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Numerous researchers working in the field of infinitesimally small bacteria consider the gut microbiota (formerly known as the intestinal flora) an organ in its own right. The gut microbiota is established at birth, at the moment of delivery, and is formed during the first three years of life, until the child is weaned, when solid foods allow the microbiota to achieve stability and diversification.1 As a result, in adulthood, our gut microbiota alone has 150 times more genes than we ourselves do (humans have 20,000 to 25,000 genes compared to the 3.3 million genes of our microbiota) The body of the microbiota is made up of 250 bacterial species but can contain up to 1,000 different species. In addition, the total number of bacteria hosted by our intestines is 10 times greater than the total number of cells that comprise our body, accounting for between 1 and 2 kg of our body weight.2,3

The gut microbiota establishes a powerful symbiosis with our body because the latter provides the former with an environment conducive to its development (moisture, temperature, pH, as well as nutrients essential to its survival). In exchange, the microbiota, through various bacterial agents (metabolic proteins of bacterial origin and short-chain fatty acids, for example) fulfills a certain number of functions that are indispensable to our body, such as developing our immune system and protecting us against certain pathogenic bacteria and toxins.4 The microbiota is also capable of producing energetic compounds from food that our bodies’ cells are unable to digest (fiber), a phenomenon that benefits our intestinal cells, which can subsequently use this source of energy to function properly.5,6 In addition, our microbiota also seems to influence our eating habits7,8 and brains.9

Every individual has a unique microbiota, a bacterial signature of sorts In fact, a number of factors influence the composition of the microbiota (the host’s genetics, environment, nutrition, individual stress level, etc.). However, individuals who live in the same environment and/or share certain characteristics have a similar – though not identical – microbiota. More and more studies are demonstrating a change in the number or nature of the bacteria normally present in a particular place in our intestines in certain diseases. This is referred to as dysbiosis of the intestines. It is present in metabolic disorders such as obesity,10 anorexia,11 cancer,12 atherosclerosis,13 chronic inflammatory bowel disease,14 autism,15 etc.

The intestinal bacteria, once the “poor relations” of medical specialties such as gastroenterology and nutrition, are being studied increasingly today to understand their physiological effect on the host and to shed light on the impact they can have on the emergence and maintenance of certain diseases.


  1. Palmer, C., Bik, E. M., DiGiulio, D. B., Relman, D. A. & Brown, P. O. Development of the human infant intestinal microbiota. PLoS Biol.5, e177 (2007).
  2. Delzenne, N. M., Neyrinck, A. M., Bäckhed, F. & Cani, P. D. Targeting gut microbiota in obesity: effects of prebiotics and probiotics. Nat. Rev. Endocrinol.7, 639–646 (2011).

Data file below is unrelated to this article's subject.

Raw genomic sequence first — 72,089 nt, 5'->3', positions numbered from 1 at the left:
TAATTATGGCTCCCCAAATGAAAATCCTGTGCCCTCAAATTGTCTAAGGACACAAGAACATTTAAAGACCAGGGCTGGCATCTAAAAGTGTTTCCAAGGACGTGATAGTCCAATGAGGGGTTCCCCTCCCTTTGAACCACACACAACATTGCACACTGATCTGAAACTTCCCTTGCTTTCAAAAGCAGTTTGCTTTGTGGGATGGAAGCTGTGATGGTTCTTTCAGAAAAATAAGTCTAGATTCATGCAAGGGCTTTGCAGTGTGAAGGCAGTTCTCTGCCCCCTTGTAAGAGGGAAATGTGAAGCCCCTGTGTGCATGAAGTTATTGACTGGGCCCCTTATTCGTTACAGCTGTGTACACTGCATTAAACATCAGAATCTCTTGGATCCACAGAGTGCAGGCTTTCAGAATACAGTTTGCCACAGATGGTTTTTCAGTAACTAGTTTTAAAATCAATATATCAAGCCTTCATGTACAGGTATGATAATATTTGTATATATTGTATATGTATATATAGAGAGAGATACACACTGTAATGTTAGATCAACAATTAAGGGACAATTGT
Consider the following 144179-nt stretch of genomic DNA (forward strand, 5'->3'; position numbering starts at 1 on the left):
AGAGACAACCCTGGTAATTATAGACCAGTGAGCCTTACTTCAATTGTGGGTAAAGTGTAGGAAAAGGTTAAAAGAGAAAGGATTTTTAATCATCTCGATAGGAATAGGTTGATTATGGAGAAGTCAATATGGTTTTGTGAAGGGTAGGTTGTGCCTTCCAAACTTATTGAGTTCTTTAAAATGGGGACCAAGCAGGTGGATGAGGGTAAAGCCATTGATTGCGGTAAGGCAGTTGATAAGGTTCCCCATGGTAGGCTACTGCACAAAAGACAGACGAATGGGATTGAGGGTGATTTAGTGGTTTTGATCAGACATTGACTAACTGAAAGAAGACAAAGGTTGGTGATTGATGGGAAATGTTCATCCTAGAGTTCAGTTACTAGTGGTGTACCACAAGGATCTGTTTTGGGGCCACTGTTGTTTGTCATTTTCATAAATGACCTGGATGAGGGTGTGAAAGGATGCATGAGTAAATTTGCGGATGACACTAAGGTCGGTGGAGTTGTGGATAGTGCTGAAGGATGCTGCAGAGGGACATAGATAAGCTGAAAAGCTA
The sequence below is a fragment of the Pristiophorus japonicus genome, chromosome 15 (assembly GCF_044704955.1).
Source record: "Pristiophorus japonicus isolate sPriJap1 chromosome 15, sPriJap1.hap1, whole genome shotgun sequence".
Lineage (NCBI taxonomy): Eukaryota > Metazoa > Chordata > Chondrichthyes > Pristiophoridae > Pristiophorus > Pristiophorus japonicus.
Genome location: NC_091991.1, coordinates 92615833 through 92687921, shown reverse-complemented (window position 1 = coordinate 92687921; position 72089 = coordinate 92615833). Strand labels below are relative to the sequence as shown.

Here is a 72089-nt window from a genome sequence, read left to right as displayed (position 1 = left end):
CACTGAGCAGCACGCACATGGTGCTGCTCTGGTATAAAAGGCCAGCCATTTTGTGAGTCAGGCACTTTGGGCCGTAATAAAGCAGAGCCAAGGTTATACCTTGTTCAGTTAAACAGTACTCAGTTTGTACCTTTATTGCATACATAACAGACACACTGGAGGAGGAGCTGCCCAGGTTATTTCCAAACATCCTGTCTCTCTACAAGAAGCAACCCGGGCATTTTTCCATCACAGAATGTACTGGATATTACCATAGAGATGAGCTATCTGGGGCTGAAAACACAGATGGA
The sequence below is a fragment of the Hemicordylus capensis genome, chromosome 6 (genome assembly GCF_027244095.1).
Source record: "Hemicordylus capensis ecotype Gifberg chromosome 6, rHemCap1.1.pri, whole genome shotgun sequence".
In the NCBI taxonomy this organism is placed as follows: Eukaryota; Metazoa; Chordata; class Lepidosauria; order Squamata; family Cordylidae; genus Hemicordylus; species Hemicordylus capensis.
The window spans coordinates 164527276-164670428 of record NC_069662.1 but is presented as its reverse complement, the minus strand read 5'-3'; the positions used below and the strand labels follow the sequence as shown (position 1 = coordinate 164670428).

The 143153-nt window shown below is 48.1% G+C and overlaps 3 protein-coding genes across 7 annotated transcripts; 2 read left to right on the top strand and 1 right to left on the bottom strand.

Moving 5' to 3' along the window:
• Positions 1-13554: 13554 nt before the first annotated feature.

3. Ley, R. E., Peterson, D. A. & Gordon, J. I. Ecological and evolutionary forces shaping microbial diversity in the human intestine. Cell124, 837–848 (2006).
  4. Francino, M. P. Early development of the gut microbiota and immune health. Pathog. Basel Switz.3, 769–790 (2014).
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  7. Breton, J. et al.Gut Commensal E. coli Proteins Activate Host Satiety Pathways following Nutrient-Induced Bacterial Growth. Cell Metab.23, 324–334 (2016).
  8. van de Wouw, M., Schellekens, H., Dinan, T. G. & Cryan, J. F. Microbiota-Gut-Brain Axis: Modulator of Host Metabolism and Appetite. J. Nutr.147, 727–745 (2017).
  9. Lach, G., Schellekens, H., Dinan, T. G. & Cryan, J. F. Anxiety, Depression, and the Microbiome: A Role for Gut Peptides. Neurother. J. Am. Soc. Exp. Neurother.15, 36–59 (2018).
  10. Gao, R. et al.Dysbiosis Signatures of Gut Microbiota Along the Sequence from Healthy, Young Patients to Those with Overweight and Obesity. Obes. Silver Spring Md26, 351–361 (2018).
  11. Mörkl, S. et al.Gut microbiota and body composition in anorexia nervosa inpatients in comparison to athletes, overweight, obese, and normal weight controls. Int. J. Eat. Disord.50, 1421–1431 (2017).
  12. Ma, H. et al.Correlation between microbes and colorectal cancer: tumor apoptosis is induced by sitosterols through promoting gut microbiota to produce short-chain fatty acids. Apoptosis Int. J. Program. Cell Death(2018). doi:10.1007/s10495-018-1500-9
  13. Al-Rubaye, H., Perfetti, G. & Kaski, J.-C. The Role of Microbiota in Cardiovascular Risk: Focus on Trimethylamine Oxide. Curr. Probl. Cardiol.(2018). doi:10.1016/j.cpcardiol.2018.06.005
  14. Yu, L. C.-H. Microbiota dysbiosis and barrier dysfunction in inflammatory bowel disease and colorectal cancers: exploring a common ground hypothesis. J. Biomed. Sci.25, 79 (2018).
  15. Hughes, H. K., Rose, D. & Ashwood, P. The Gut Microbiota and Dysbiosis in Autism Spectrum Disorders. Curr. Neurol. Neurosci. Rep.18, 81 (2018).


Dr. Jonathan BRETON